Response to Peter Singer’s Solution for World Poverty: fin
Posted by meredithancret
Yes, this is the final piece in this series.
I’m breathing a bigger sigh of relief than you are, believe me.
I almost decided to just forget this last part, since there isn’t really that much new to add to my side of the argument, but I guess I can just mock the last remaining paragraphs of Singer’s argument. He deserves it. I had to write a goddamned essay about this article…and I couldn’t use these blogs as part of it either….too partisan.
Anyway, I’m still editing the rough draft of the essay, but ranting over here is nice.
At this point various objections may crop up. Someone may say: “If every citizen living in the affluent nations contributed his or her share I wouldn’t have to make such a drastic sacrifice, because long before such levels were reached, the resources would have been there to save the lives of all those children dying from lack of food or medical care. So why should I give more than my fair share?” Another, related, objection is that the Government ought to increase its overseas aid allocations, since that would spread the burden more equitably across all taxpayers.
Sorry, that was unprofessional.
What I meant to say was, what makes it our government’s job to take care of these countries anymore than it is my job?
Singer, find me the section of the United State’s constitution that says that we must take care of impoverished nations around the world…to the detriment of our own economy and society no less.
The United Nations is batshit crazy and I don’t even think their charter says such a thing.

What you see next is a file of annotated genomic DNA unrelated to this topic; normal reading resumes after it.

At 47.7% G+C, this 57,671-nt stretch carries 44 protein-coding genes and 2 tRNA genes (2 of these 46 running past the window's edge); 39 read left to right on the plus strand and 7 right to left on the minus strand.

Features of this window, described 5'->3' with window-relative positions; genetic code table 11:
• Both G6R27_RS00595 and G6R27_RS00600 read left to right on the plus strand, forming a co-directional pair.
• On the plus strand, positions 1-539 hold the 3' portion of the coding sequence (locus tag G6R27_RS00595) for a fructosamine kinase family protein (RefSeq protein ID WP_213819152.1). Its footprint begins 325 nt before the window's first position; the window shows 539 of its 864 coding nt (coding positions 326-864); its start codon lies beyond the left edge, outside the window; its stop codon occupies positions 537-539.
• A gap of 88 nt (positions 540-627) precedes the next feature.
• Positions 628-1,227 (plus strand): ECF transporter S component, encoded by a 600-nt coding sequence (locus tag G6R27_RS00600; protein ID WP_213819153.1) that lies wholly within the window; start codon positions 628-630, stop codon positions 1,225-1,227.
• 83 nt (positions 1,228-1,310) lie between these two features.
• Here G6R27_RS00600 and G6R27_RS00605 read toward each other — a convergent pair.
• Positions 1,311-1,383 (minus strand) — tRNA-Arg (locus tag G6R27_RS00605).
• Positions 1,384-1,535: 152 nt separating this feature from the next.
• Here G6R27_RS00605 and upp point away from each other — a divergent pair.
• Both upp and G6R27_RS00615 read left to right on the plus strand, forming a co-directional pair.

Never mind the fact that it would be totally unethical and against the constitution (not like our current president gives a rat’s ass about that anyway really…) to raise taxes to fix the problems in some other country. That action is suspect enough when it’s done to help our own country’s economic woes, suspect even more so because it doesn’t work…
Yet the question of how much we ought to give is a matter to be decided in the real world —and that, sadly, is a world in which we know that most people do not, and in the immediate future will not, give substantial amounts to overseas aid agencies. We know, too, that at least in the next year, the United States Government is not going to meet even the very modest United Nations-recommended target of 0.7 percent of gross national product; at the moment it lags far below that, at 0.09 percent, not even half of Japan’s 0.22 percent or a tenth of Denmark’s 0.97 percent. Thus, we know that the money we can give beyond that theoretical “fair share” is still going to save lives that would otherwise be lost. While the idea that no one need do more than his or her fair share is a powerful one, should it prevail if we know that others are not doing their fair share and that children will die preventable deaths unless we do more than our fair share? That would be taking fairness too far.
One of the best things about the fact that this article was written in 1999 is that you can now look back at the countries that he references and see A.) Japan’s population since 1999 has been in a state of stagnation or downright decline…as has their economy. And Denmark’s economy is going through it’s own struggles.
Now, of course, I am not an economist. I am not claiming that large amount of money these countries put toward foreign aid every year is what has caused their problem.
I am saying it problem can’t have helped…
Thus, this ground for limiting how much we ought to give also fails. In the world as it is now, I can see no escape from the conclusion that each one of us with wealth surplus to his or her essential needs should be giving most of it to help people suffering from poverty so dire as to be life-threatening. That’s right: I’m saying that you shouldn’t buy that new car, take that cruise, redecorate the house or get that pricey new suit. After all, a $1,000 suit could save five children’s lives.